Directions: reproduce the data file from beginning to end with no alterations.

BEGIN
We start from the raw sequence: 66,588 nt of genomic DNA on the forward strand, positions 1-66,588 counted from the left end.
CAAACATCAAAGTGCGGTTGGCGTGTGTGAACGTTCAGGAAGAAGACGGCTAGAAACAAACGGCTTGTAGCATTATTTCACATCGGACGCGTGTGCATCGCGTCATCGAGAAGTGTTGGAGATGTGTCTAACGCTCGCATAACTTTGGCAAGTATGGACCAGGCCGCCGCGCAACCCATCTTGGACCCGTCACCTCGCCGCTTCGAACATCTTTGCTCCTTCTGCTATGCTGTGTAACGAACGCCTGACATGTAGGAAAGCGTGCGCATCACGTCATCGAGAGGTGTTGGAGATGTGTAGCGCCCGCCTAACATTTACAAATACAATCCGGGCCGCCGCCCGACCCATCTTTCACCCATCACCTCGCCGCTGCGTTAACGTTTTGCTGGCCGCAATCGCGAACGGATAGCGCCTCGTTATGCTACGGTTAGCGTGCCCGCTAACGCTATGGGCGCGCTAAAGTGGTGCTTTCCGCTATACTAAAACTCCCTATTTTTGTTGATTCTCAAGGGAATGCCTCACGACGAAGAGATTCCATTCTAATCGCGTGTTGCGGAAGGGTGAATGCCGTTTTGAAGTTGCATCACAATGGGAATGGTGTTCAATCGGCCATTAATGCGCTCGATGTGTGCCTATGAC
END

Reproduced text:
We start from the raw sequence: 66,588 nt of genomic DNA on the forward strand, positions 1-66,588 counted from the left end.
CAAACATCAAAGTGCGGTTGGCGTGTGTGAACGTTCAGGAAGAAGACGGCTAGAAACAAACGGCTTGTAGCATTATTTCACATCGGACGCGTGTGCATCGCGTCATCGAGAAGTGTTGGAGATGTGTCTAACGCTCGCATAACTTTGGCAAGTATGGACCAGGCCGCCGCGCAACCCATCTTGGACCCGTCACCTCGCCGCTTCGAACATCTTTGCTCCTTCTGCTATGCTGTGTAACGAACGCCTGACATGTAGGAAAGCGTGCGCATCACGTCATCGAGAGGTGTTGGAGATGTGTAGCGCCCGCCTAACATTTACAAATACAATCCGGGCCGCCGCCCGACCCATCTTTCACCCATCACCTCGCCGCTGCGTTAACGTTTTGCTGGCCGCAATCGCGAACGGATAGCGCCTCGTTATGCTACGGTTAGCGTGCCCGCTAACGCTATGGGCGCGCTAAAGTGGTGCTTTCCGCTATACTAAAACTCCCTATTTTTGTTGATTCTCAAGGGAATGCCTCACGACGAAGAGATTCCATTCTAATCGCGTGTTGCGGAAGGGTGAATGCCGTTTTGAAGTTGCATCACAATGGGAATGGTGTTCAATCGGCCATTAATGCGCTCGATGTGTGCCTATGAC